The debate rages: how can the Packers refrain from a decline in its player personnel compared with last season – or perhaps even have personnel improvement in 2021?
Given the team’s salary cap woes, it might seem impossible. But what if a number of Green Bay players on last season’s roster play considerably better this season? I propose, as Exhibit A, Preston Smith, who at age 28 is about to embark on his seventh pro season.
Almost everyone, myself included, opined that Preston Smith would be released prior to the official start of the 2021 season. We were wrong, because we were ignorant of the terms of Smith’s contract. Those terms made it highly unlikely that the Pack would part with Smith: to do so would have resulted in a big salary cap hit even though he was no longer on the team.
By reworking Smith’s contract, GM Gutekunst was able to keep him for another year at nearly the same cost as it would have been to release him – so retaining him was actually a no-brainer. I believe that the Packers will be able to release him after this season, without incurring a big cap hit – and this will greatly aid the team in its salary cap struggles next year.
Smith’s pro career has been a roller coaster ride. His sack totals in his four years with Washington and the last two years in Green Bay have been: 8 sacks in 2015, 8 in 2017, and 12 in 2019. However, in the even years they’ve only been: 4.5 in 2016, 4 in 2018, and 4 in 2020. His tackle totals have been more consistent, though they also dropped from a high of 56 in 2019 to only 38 last season – when he lost a fair amount of playing time to second-year man Rashan Gary.
From his up-and-down record, I have to conclude that Preston needs lots of motivation in order to play well. This might work to the Packers’ advantage this season, because if Smith wants to ever get another big-money NFL contract, he’ll need to put up numbers like he did in those odd-numbered years.
Smith’s 4-year deal with the team had him averaging an overly-generous $13 million per year. If Preston turns in a second consecutive clunker of a season, his free agent pay potential will be about a fourth of what his original contract with the Packers provided.
As proof of his ability and potential, when Smith participated in the NFL Combine in 2015, he was above average (for one-gap defensive ends) in all eleven physical measurements and test marks. The then-Reskins selected him with the 38th overall draft choice. At the NFL Combine, he was measured at 6’5” and 277 pounds; he’s now listed at 265 pounds. It’s not a question of whether he can again perform like he did two, four, and six years ago – it’s a question of will he be inspired to do so.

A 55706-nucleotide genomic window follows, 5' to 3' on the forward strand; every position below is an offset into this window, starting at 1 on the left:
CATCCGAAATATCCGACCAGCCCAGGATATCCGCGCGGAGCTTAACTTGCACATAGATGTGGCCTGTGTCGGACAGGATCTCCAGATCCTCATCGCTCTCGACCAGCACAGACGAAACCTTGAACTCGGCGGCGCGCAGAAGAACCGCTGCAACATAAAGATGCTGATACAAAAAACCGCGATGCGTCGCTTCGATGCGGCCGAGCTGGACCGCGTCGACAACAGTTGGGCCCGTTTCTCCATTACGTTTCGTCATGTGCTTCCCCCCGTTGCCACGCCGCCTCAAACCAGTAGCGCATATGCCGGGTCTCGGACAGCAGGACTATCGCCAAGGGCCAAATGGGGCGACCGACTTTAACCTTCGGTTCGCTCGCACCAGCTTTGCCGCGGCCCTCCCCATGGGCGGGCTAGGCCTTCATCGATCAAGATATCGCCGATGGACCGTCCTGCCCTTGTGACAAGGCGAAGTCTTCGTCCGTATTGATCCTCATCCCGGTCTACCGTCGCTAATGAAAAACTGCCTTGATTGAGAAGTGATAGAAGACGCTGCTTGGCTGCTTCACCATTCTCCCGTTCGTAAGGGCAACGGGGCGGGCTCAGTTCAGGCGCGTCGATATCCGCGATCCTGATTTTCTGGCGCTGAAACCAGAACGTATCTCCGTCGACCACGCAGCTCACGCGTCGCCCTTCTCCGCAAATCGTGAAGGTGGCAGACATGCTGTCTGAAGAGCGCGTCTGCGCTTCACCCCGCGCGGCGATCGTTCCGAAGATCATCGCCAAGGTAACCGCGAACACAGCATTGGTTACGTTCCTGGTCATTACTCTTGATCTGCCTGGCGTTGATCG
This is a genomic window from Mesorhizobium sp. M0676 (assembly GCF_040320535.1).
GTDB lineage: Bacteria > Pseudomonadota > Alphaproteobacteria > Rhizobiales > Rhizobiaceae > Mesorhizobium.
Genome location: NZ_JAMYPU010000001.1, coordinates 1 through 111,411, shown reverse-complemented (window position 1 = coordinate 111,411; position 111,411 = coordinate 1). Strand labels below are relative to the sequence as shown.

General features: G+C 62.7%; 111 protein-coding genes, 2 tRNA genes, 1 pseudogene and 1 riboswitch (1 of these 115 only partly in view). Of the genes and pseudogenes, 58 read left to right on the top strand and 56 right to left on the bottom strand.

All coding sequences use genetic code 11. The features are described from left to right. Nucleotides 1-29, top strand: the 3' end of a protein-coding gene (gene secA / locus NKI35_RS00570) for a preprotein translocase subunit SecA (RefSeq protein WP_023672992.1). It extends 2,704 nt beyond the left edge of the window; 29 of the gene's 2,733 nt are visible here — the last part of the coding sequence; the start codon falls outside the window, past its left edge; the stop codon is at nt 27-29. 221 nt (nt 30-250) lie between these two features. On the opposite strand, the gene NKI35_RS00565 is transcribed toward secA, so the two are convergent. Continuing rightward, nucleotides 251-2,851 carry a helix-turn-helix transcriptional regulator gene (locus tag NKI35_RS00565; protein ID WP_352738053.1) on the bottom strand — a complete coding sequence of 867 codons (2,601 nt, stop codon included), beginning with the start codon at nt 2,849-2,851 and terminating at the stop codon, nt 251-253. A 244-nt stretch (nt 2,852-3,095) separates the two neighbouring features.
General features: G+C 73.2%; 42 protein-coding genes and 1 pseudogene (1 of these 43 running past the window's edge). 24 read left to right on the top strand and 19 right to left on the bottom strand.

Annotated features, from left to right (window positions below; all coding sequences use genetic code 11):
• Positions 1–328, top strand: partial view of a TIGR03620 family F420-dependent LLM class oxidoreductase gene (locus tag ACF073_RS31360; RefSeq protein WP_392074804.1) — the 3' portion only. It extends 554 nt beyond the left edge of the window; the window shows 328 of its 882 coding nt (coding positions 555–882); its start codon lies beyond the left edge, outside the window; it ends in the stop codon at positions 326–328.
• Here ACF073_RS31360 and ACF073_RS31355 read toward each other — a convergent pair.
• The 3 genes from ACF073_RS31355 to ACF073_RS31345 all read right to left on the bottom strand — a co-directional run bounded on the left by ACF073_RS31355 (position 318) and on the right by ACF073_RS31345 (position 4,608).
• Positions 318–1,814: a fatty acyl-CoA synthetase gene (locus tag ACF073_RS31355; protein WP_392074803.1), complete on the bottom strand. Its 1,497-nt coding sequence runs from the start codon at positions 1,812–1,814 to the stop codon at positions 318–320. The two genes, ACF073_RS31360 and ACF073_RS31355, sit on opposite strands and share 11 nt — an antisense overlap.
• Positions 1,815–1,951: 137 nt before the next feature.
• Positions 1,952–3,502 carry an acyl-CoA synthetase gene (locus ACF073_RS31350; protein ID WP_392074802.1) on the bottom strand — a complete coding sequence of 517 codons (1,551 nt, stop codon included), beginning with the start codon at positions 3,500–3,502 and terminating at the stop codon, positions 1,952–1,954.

PFF Grade Comparisons
Pro football Focus rated Smith as follows last season: 89th out of 109 edge defenders overall; 41st at run defense, 94th at pass rush, and 93rd at coverage. Gutekunst and Packers fans are hoping that Smith will bounce back in a big way.
The breakdowns for Smith and his fellow edge rushers, Za’Darius Smith (rated 14th overall by PFF) and Rashan Gary (63rd overall) are instructive. Z was rated 50th in run defense, 10th in pass rush, and 91st in coverage. Gary came in at 63rd in run defense, 54th in pass rush, and 1st in coverage.
That’s right, Rashan tops all 108 other comparators when it comes to pass coverage. And yes, those NFL Combine numbers are a good indication of a player’s potential: Gary was 95th percentile in the dash (4.58 seconds). His percentile rank at the vertical jump was 95th, his 20-yard shuttle rank was 86th, and his wingspan measurement was 87th.
But getting back to Smith, based on PFF grades, in pass situations the Pack would ideally play Z and Gary; in run situations, they’d want Preston and Z; should the Packers want an edge player drop into coverage, they’d want Rashan to be the one, as both of the others rank in the 90’s as to coverage.
The Packers need to find a way to inspire Preston to give maximum effort on the field. An example of Preston’s laziness is his propensity for jumping offside. He’s done this about a half-dozen times since joining the Packers. He’s not fooled by the quarterback’s cadence – he simply tries to guess at when the ball will be snapped, which often gives the opposition a “free play” in which to launch a deep pass, or a second chance to convert a third down.
If Preston Smith wants to be on the field for the bulk of the defensive snaps this season, he’s going to have to outperform third-year edge rusher Rashan Gary – which I frankly don’t think he’ll manage to do. Even if Gary overtakes him, however, the Packers should possess one of the league’s better edge rush threesomes. I would also expect the new defensive coordinator to freely platoon them according to the opponent and down and distance. In the event that Za’Darius or Rashan are injured, Preston also gives the team decent depth at the position.
By the way, Preston has now played in 96 games as a pro – he’s yet to miss an NFL game due to injury. He also stayed pretty healthy during his four seasons at Mississippi State.
If Preston is able to return to the form he displayed in 2019, it will give Green Bay a big boost on pass defense – which is where they most need help at this time.